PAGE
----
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      Treatment of pediatric ocular melanoma with high-dose interleukin-2 and thalidomide.

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          Abstract

          Uveal melanoma is the most common primary ocular malignancy, although it is rare in children, and patients presenting with metastatic disease have a median survival of only 2 to 5 months. The tumor is generally unresponsive to systemic chemotherapy, but immunotherapy may be effective in selected patients. This report describes an 8-year-old girl with metastatic uveal melanoma treated with high-dose, bolus interleukin-2 (IL-2) and the antiangiogenic agent thalidomide. She tolerated treatment well and initially responded with stable disease in the liver and pancreas for 23 months. New pulmonary metastases developed and she was re-treated with high-dose IL-2, resulting in regression of her liver lesions and stable pulmonary disease for more than 18 months. These results suggest that IL-2 at high doses, and in combination with thalidomide, may be useful for uveal melanoma with tolerable side effects in children. Further study of this combination in children with immune-responsive tumors is warranted.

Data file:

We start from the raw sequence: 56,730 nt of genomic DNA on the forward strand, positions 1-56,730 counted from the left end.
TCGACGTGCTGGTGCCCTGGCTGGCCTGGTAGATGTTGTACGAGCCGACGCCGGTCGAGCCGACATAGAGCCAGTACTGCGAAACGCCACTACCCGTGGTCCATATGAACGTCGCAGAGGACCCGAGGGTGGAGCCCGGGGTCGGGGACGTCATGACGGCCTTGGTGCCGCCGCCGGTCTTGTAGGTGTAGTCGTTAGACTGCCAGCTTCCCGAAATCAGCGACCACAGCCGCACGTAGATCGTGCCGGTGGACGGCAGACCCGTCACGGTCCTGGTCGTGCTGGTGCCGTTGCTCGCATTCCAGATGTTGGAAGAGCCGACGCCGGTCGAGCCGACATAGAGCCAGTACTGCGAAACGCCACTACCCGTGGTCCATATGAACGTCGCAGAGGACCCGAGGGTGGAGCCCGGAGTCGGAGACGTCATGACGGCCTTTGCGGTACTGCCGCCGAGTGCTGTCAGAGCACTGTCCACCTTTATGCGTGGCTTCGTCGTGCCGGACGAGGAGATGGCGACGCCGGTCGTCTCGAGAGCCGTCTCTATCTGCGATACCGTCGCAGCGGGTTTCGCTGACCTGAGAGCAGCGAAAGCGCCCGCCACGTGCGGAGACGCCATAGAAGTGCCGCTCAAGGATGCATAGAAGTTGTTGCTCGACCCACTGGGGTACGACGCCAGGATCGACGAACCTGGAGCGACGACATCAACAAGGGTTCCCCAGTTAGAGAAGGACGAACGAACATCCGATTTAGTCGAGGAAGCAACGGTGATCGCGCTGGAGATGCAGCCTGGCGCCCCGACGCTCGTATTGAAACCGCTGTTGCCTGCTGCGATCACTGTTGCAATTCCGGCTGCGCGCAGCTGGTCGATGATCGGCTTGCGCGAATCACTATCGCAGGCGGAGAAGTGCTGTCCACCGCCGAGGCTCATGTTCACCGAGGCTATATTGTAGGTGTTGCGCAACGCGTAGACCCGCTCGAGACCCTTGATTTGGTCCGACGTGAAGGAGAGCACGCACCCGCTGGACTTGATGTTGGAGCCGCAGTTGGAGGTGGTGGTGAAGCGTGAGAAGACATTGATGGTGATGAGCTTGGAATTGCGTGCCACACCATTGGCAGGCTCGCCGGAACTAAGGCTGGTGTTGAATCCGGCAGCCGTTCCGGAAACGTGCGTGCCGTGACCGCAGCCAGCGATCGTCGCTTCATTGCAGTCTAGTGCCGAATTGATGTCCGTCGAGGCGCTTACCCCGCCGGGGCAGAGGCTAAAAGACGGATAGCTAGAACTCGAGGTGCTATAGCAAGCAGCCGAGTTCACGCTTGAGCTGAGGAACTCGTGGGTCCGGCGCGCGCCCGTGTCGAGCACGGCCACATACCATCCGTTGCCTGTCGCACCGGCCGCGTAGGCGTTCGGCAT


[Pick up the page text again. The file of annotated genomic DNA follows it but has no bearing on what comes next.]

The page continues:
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          Author and article information

          Journal
          J. Pediatr. Hematol. Oncol.
          Journal of pediatric hematology/oncology
          1077-4114
          1077-4114
          September 10 2002
          : 24
          : 6
          Affiliations
          [1 ] Department of Pediatric Hematology/Oncology, Albert Einstein College of Medicine, Ney York 10032, USA.
          12218599

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